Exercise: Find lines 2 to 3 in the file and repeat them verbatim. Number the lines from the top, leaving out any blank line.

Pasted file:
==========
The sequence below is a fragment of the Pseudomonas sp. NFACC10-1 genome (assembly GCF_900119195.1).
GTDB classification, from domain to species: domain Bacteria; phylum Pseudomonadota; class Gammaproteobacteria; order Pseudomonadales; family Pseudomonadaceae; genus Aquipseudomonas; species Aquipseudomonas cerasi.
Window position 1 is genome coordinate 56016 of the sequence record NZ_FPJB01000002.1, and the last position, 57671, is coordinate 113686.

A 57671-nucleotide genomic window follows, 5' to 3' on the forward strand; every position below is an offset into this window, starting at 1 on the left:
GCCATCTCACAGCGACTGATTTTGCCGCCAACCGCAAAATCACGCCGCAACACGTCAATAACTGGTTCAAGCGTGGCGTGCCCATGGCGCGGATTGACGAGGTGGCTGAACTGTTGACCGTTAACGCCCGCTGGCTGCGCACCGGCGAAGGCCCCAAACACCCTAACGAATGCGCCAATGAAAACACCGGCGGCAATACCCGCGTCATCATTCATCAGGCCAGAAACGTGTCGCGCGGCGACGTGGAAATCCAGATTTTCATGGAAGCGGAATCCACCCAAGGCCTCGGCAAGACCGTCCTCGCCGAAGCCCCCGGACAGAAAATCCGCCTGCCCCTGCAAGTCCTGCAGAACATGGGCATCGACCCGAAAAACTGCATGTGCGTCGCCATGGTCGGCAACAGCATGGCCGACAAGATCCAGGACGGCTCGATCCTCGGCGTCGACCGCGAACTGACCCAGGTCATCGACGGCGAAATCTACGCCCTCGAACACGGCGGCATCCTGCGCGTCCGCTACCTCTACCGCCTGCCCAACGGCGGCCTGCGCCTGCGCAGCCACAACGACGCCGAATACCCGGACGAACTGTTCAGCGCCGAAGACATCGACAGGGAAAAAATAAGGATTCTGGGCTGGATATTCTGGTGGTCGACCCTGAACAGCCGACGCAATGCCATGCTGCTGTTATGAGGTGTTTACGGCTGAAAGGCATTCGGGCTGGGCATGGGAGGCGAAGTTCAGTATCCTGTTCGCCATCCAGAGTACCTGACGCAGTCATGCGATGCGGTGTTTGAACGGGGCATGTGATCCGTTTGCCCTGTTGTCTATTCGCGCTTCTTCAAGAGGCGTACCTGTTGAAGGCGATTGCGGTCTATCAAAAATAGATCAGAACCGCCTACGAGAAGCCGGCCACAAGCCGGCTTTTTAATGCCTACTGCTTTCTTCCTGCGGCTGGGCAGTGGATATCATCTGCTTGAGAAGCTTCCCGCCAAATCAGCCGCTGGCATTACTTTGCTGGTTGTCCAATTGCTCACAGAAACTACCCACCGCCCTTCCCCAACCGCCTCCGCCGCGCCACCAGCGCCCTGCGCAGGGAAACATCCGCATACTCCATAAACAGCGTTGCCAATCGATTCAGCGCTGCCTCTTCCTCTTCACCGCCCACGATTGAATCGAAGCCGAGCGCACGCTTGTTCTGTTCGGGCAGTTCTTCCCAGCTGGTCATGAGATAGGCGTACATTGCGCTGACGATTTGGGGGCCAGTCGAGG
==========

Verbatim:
GTDB classification, from domain to species: domain Bacteria; phylum Pseudomonadota; class Gammaproteobacteria; order Pseudomonadales; family Pseudomonadaceae; genus Aquipseudomonas; species Aquipseudomonas cerasi.
Window position 1 is genome coordinate 56016 of the sequence record NZ_FPJB01000002.1, and the last position, 57671, is coordinate 113686.